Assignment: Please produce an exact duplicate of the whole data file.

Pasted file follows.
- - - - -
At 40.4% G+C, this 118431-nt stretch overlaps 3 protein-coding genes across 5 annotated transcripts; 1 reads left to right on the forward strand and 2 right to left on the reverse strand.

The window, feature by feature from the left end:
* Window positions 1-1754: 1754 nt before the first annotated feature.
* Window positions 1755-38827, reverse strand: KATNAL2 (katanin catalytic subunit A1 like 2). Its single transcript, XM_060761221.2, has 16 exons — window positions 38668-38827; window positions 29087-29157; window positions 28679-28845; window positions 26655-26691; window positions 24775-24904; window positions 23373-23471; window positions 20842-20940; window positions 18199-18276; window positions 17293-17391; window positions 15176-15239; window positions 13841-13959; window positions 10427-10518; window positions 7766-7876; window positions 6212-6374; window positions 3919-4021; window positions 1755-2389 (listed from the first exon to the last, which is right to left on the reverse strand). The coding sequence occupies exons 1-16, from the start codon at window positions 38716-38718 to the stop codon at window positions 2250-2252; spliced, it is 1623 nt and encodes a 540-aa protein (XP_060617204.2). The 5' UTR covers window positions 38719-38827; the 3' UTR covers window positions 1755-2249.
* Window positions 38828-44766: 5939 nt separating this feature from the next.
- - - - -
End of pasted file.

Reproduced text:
At 40.4% G+C, this 118431-nt stretch overlaps 3 protein-coding genes across 5 annotated transcripts; 1 reads left to right on the forward strand and 2 right to left on the reverse strand.

The window, feature by feature from the left end:
* Window positions 1-1754: 1754 nt before the first annotated feature.
* Window positions 1755-38827, reverse strand: KATNAL2 (katanin catalytic subunit A1 like 2). Its single transcript, XM_060761221.2, has 16 exons — window positions 38668-38827; window positions 29087-29157; window positions 28679-28845; window positions 26655-26691; window positions 24775-24904; window positions 23373-23471; window positions 20842-20940; window positions 18199-18276; window positions 17293-17391; window positions 15176-15239; window positions 13841-13959; window positions 10427-10518; window positions 7766-7876; window positions 6212-6374; window positions 3919-4021; window positions 1755-2389 (listed from the first exon to the last, which is right to left on the reverse strand). The coding sequence occupies exons 1-16, from the start codon at window positions 38716-38718 to the stop codon at window positions 2250-2252; spliced, it is 1623 nt and encodes a 540-aa protein (XP_060617204.2). The 5' UTR covers window positions 38719-38827; the 3' UTR covers window positions 1755-2249.
* Window positions 38828-44766: 5939 nt separating this feature from the next.